When I get hired to conduct a social engineering security test on a company I use social media to see where the majority of staff go on their lunch break. There are usually one or two cafes that are popular. I go and lurk there, I can usually hear about their moans and groans of working life, get an idea of the company hierarchy, pictures of their ID cards or I can even start up a conversation with one of them to find out more information. This is just one example of social engineering. The reality is that as your company’s technical defences get better and better and your I.T. team become better with dealing with security issues the best bet for me as an attacker is to target your non I.T staff.

Back on the coach Gary minimises Amazon and opens up Google Drive and a spreadsheet called confidential_orders.xls. It seems to be a table of recent orders by client number. There are no client names visible just the client number and so he has gone some way to maintaining confidentiality. This is actually a really good tactic by Gary against shoulder surfing. The data I can see is next to worthless as I have no idea who the reference numbers refer to.

Sadly though this advantage is quickly lost when he opens up his CRM platform and I see the customer number and the corresponding names.

Without realising it Gary has handed over a whole load of information to a complete stranger in the time it has taken the coach to drive past two motorway services.

WHAT WE KNOW SO FAR

  • Married to Linda and runs his own, profitable company in the construction industry.
  • They are flying with Emirates to Dubai in business class for a trip that appears to be both business and pleasure.
  • They are staying at Atlantis the Palm.
  • He wants to go to Benihana for dinner on Friday with Jon and Linda. He emailed them requesting a table but has yet to receive a response.
  • He has an Amazon public Wishlist and has just purchased a Bose speaker and carrier case. According to Amazon’s suggestions he is very into music (and dehumidifiers…).
  • We have his Amazon login details and his home address.
  • He has one of the new iPhone X phones.
  • He has some very important clients some of whom are very large businesses. He is intending to resell the construction machinery being purchased in Dubai and we can see the price he paying vs the price he is selling it for.
  • He uses Avast anti-virus – I saw the icon on his desktop. His desktop is cluttered with icons so I know lots of programmes running on his laptop.

SO, WHAT COULD AN ATTACKER DO?

  • As with many attackers around the world phishing is the obvious and easiest thing to do to attack Gary and his company. We could send him an email pretending to be Amazon, Apple, his hotel in Dubai, Benihana or Emirates and use the information we have collected to create a plausible pretext or cover-story. We could include a link or an attachment that could drop malware onto his system (we know what anti-virus program it would have to get past) or we could steal more of his credentials.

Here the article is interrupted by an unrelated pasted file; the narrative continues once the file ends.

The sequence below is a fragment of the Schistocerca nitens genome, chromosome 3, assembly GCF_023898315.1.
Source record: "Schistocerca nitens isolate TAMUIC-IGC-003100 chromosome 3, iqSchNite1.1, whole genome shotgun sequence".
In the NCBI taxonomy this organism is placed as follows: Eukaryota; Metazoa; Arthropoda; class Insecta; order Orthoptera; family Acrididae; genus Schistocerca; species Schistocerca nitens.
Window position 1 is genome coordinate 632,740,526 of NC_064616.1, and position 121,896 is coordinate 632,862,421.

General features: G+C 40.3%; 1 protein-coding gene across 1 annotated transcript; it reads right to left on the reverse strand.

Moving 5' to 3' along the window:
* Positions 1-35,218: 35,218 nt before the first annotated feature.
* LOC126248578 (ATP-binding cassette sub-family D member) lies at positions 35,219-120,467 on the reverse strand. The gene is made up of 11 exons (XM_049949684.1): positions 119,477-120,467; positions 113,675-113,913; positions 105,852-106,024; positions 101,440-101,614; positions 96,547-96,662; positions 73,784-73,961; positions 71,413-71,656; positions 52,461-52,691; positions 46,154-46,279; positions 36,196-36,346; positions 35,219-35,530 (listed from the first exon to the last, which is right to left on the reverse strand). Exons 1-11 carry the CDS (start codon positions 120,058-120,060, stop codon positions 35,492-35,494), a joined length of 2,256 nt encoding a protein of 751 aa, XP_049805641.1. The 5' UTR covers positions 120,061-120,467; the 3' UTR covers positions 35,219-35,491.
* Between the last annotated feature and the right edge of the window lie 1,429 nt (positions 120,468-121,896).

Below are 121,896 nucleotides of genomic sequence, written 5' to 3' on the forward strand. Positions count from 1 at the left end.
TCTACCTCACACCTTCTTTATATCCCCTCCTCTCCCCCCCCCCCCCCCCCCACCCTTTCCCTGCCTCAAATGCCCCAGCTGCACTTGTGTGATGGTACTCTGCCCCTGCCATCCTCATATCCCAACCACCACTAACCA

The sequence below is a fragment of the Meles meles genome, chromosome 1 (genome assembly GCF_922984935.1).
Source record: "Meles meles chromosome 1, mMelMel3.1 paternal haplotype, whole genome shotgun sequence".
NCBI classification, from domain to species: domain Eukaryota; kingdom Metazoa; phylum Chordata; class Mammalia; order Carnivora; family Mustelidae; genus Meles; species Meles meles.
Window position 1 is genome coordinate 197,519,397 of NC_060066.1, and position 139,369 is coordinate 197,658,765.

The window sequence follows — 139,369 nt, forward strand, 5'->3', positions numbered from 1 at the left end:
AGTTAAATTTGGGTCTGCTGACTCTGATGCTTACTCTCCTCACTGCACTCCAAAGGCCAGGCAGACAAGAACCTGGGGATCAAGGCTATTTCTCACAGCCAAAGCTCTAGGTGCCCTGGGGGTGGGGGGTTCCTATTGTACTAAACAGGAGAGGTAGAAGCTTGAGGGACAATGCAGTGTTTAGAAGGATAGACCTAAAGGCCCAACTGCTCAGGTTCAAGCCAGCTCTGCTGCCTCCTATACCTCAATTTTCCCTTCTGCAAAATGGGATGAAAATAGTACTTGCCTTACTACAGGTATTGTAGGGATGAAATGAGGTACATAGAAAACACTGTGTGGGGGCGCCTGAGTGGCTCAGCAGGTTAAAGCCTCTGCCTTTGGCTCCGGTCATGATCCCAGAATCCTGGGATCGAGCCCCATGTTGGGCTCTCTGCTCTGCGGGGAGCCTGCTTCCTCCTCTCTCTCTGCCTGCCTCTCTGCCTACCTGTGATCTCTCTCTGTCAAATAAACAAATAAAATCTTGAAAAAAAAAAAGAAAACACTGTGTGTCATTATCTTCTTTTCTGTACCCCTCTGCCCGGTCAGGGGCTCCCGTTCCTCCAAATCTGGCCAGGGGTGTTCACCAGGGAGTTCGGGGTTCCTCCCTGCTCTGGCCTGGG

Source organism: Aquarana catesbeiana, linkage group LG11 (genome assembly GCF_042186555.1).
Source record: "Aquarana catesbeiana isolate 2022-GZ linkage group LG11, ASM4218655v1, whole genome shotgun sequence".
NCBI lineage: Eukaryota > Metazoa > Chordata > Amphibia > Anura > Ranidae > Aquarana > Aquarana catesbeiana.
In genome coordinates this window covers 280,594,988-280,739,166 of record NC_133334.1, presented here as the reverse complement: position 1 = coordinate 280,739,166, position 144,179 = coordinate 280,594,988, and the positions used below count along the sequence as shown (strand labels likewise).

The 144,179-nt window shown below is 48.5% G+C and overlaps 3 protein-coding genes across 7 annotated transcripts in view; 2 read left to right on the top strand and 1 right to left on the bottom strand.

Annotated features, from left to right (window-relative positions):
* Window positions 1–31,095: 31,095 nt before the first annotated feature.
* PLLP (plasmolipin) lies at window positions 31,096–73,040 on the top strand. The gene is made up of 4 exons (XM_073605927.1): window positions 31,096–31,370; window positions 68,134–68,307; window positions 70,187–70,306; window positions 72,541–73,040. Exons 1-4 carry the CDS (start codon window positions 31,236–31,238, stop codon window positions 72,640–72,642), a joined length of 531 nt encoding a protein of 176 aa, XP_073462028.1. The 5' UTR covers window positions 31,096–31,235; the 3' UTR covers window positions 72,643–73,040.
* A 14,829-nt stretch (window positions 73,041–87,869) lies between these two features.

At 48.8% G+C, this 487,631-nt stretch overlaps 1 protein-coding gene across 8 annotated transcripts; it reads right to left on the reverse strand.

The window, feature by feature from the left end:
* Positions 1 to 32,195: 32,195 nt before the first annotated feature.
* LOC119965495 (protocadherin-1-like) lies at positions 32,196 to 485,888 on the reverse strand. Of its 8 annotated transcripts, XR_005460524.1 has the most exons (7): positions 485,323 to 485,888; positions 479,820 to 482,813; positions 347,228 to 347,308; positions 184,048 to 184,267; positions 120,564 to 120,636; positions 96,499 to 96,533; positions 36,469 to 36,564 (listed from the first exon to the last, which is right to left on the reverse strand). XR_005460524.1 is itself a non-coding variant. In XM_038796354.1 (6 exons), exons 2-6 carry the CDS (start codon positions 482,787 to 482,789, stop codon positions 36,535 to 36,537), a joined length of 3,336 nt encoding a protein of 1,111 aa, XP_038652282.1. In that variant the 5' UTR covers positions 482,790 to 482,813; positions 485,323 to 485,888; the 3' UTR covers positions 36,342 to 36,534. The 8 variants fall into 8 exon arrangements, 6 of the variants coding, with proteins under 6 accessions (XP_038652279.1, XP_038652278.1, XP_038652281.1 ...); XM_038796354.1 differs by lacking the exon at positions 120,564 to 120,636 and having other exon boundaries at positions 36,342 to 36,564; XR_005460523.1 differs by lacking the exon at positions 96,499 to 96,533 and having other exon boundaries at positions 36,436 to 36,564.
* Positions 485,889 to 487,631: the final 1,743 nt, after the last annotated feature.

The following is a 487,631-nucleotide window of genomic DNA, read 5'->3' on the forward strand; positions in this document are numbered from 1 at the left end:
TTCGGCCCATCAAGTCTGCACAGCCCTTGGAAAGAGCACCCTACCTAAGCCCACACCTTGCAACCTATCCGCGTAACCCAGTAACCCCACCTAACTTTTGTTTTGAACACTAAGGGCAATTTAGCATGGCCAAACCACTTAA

• We could use this information to impersonate Gary or someone who knows Gary to gain entrance to his company or one of his suppliers.
  • There is plenty of information to help support an exploratory vishing call to his company to prepare for a more elaborate attack.
  • Alternatively, we could sell the information on the construction machinery to one of his competitors or attack one of his big multinational clients through him.

Those are just a few of the options. As we find in our social engineering training workshops, with a bit of thought anyone can come up with a myriad of well-targeted social engineering attack vectors, many of which would be likely to be effective.

WHAT COULD GARY HAVE DONE TO MINIMISE THE RISKS OF SHOULDER SURFING?

  • Don’t do any sensitive work at all in public places. Also shield passwords when you type them in or alternatively use a password manager.
  • Be aware of the potential viewing angles on transport or any public place. Put a jumper over your seat back to cover up the gap and block the view from the seats behind. Sit with your back to a wall if possible.
  • Put privacy shields on your phones and tablets. These are cheap to buy but mean people can’t shoulder surf to see what you are looking at.
  • Don’t mark files you will view in public as “Confidential” it makes them far more attractive!
  • Remove the anti-virus icon from your desktop. If an attacker knows what antivirus you have they can keep testing their malware against it on their device until it is undetected.
  • Don’t view information in isolation when you think about what to protect. An attacker certainly won’t. One piece of information on its own can be meaningless but when combined with other information it can build a very rich and sensitive picture allowing you to make accurate inferences.
  • Get some good face-to-face training on how to spot social engineering attack attempts such as phishing and vishing.

One of the key reasons why a potential attack on Gary would have been so successful is that he was unaware that he was leaking this information in a public place. We had gathered enough specific information on him to “con” him into believing we were Amazon, the hotel or the airline. Employees and individuals need to be equally aware of the information they put out in public and how this can be leveraged against them in an effective social engineering attack.

As part of our advice to companies we recommend that staff audit their online presence to understand what information is public and available and to employ adversarial thinking to see how this information could potentially be used against them.

Lisa Forte,

Partner, Red Goat Cyber Security

Learn about GCHQ certified Social Engineering Awareness Training.

Any names used in this article have been made up to protect the identities of those involved. Amazon no longer appears to allow “view password”. At no point was any information collected on “Gary” or “Linda” nor did we gain access to any of their accounts. They were made aware of their mistakes.

 

Posted in OSINT, Social Engineering.